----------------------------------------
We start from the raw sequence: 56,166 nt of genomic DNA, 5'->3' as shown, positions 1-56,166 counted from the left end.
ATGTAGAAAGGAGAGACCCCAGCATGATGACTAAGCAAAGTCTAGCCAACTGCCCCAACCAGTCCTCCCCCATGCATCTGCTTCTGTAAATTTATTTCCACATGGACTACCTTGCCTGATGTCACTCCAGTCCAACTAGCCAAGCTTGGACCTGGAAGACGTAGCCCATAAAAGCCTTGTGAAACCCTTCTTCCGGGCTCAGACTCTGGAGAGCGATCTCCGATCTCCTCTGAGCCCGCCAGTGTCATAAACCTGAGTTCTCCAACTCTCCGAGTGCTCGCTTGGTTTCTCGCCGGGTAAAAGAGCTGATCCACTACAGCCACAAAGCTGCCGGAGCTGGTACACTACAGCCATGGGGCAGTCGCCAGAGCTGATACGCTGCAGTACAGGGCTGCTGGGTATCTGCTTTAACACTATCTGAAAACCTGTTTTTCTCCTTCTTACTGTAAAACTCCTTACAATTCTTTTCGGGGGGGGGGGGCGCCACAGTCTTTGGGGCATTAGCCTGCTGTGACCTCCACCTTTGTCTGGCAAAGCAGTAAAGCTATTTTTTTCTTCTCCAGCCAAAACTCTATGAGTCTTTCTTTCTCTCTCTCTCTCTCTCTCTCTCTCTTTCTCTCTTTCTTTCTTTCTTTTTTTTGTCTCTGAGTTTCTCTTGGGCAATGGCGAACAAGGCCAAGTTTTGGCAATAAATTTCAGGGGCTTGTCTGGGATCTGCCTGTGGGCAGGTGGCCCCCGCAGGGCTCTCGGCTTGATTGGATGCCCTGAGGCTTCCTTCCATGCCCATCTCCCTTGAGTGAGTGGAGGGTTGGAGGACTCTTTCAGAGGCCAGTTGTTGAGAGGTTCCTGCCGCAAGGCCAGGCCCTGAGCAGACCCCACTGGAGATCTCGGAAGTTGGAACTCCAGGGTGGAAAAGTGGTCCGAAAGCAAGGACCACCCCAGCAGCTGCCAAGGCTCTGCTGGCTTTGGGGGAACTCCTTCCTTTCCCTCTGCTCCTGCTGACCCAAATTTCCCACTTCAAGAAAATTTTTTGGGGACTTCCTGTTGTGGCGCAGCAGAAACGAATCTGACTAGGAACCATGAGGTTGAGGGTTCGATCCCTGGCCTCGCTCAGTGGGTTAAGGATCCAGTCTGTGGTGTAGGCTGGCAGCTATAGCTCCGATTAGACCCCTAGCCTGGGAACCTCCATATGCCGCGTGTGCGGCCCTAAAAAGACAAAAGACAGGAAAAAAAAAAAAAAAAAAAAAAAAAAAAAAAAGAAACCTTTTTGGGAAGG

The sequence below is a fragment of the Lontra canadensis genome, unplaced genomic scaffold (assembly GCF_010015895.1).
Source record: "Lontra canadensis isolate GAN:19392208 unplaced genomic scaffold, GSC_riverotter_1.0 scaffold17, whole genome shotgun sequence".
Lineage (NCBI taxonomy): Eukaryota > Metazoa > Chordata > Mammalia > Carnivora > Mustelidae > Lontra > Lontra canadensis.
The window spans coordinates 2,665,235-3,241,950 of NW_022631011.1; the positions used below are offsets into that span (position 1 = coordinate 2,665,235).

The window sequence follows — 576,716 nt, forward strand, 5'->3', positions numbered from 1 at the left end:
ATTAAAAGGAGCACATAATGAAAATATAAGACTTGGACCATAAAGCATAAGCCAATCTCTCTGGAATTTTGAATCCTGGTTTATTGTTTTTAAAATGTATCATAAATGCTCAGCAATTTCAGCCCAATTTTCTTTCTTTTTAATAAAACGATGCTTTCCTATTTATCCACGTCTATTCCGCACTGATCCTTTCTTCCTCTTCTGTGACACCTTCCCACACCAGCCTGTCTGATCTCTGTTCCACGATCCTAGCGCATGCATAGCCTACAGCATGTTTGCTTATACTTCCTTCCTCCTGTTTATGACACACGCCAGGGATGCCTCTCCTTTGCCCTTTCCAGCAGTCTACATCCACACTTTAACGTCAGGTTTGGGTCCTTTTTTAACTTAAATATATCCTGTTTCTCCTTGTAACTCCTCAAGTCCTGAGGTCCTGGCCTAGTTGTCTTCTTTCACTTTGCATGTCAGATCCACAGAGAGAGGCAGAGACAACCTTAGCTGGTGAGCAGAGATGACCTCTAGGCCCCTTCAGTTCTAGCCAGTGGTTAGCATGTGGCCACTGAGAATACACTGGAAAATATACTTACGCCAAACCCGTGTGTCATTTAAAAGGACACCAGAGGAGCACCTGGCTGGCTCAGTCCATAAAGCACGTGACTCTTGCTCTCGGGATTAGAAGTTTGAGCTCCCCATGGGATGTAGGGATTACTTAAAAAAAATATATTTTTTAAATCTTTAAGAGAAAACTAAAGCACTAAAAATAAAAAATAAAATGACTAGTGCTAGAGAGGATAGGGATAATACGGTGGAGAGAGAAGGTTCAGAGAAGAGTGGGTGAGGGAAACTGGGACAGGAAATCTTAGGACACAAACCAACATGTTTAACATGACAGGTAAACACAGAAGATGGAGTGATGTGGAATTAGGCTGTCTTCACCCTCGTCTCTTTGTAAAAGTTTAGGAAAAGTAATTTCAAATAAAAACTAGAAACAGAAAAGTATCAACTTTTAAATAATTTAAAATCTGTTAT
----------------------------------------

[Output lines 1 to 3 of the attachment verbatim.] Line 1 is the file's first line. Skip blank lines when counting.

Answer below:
We start from the raw sequence: 56,166 nt of genomic DNA, 5'->3' as shown, positions 1-56,166 counted from the left end.
ATGTAGAAAGGAGAGACCCCAGCATGATGACTAAGCAAAGTCTAGCCAACTGCCCCAACCAGTCCTCCCCCATGCATCTGCTTCTGTAAATTTATTTCCACATGGACTACCTTGCCTGATGTCACTCCAGTCCAACTAGCCAAGCTTGGACCTGGAAGACGTAGCCCATAAAAGCCTTGTGAAACCCTTCTTCCGGGCTCAGACTCTGGAGAGCGATCTCCGATCTCCTCTGAGCCCGCCAGTGTCATAAACCTGAGTTCTCCAACTCTCCGAGTGCTCGCTTGGTTTCTCGCCGGGTAAAAGAGCTGATCCACTACAGCCACAAAGCTGCCGGAGCTGGTACACTACAGCCATGGGGCAGTCGCCAGAGCTGATACGCTGCAGTACAGGGCTGCTGGGTATCTGCTTTAACACTATCTGAAAACCTGTTTTTCTCCTTCTTACTGTAAAACTCCTTACAATTCTTTTCGGGGGGGGGGGGCGCCACAGTCTTTGGGGCATTAGCCTGCTGTGACCTCCACCTTTGTCTGGCAAAGCAGTAAAGCTATTTTTTTCTTCTCCAGCCAAAACTCTATGAGTCTTTCTTTCTCTCTCTCTCTCTCTCTCTCTCTCTTTCTCTCTTTCTTTCTTTCTTTTTTTTGTCTCTGAGTTTCTCTTGGGCAATGGCGAACAAGGCCAAGTTTTGGCAATAAATTTCAGGGGCTTGTCTGGGATCTGCCTGTGGGCAGGTGGCCCCCGCAGGGCTCTCGGCTTGATTGGATGCCCTGAGGCTTCCTTCCATGCCCATCTCCCTTGAGTGAGTGGAGGGTTGGAGGACTCTTTCAGAGGCCAGTTGTTGAGAGGTTCCTGCCGCAAGGCCAGGCCCTGAGCAGACCCCACTGGAGATCTCGGAAGTTGGAACTCCAGGGTGGAAAAGTGGTCCGAAAGCAAGGACCACCCCAGCAGCTGCCAAGGCTCTGCTGGCTTTGGGGGAACTCCTTCCTTTCCCTCTGCTCCTGCTGACCCAAATTTCCCACTTCAAGAAAATTTTTTGGGGACTTCCTGTTGTGGCGCAGCAGAAACGAATCTGACTAGGAACCATGAGGTTGAGGGTTCGATCCCTGGCCTCGCTCAGTGGGTTAAGGATCCAGTCTGTGGTGTAGGCTGGCAGCTATAGCTCCGATTAGACCCCTAGCCTGGGAACCTCCATATGCCGCGTGTGCGGCCCTAAAAAGACAAAAGACAGGAAAAAAAAAAAAAAAAAAAAAAAAAAAAAAAAGAAACCTTTTTGGGAAGG

The sequence below is a fragment of the Lontra canadensis genome, unplaced genomic scaffold (assembly GCF_010015895.1).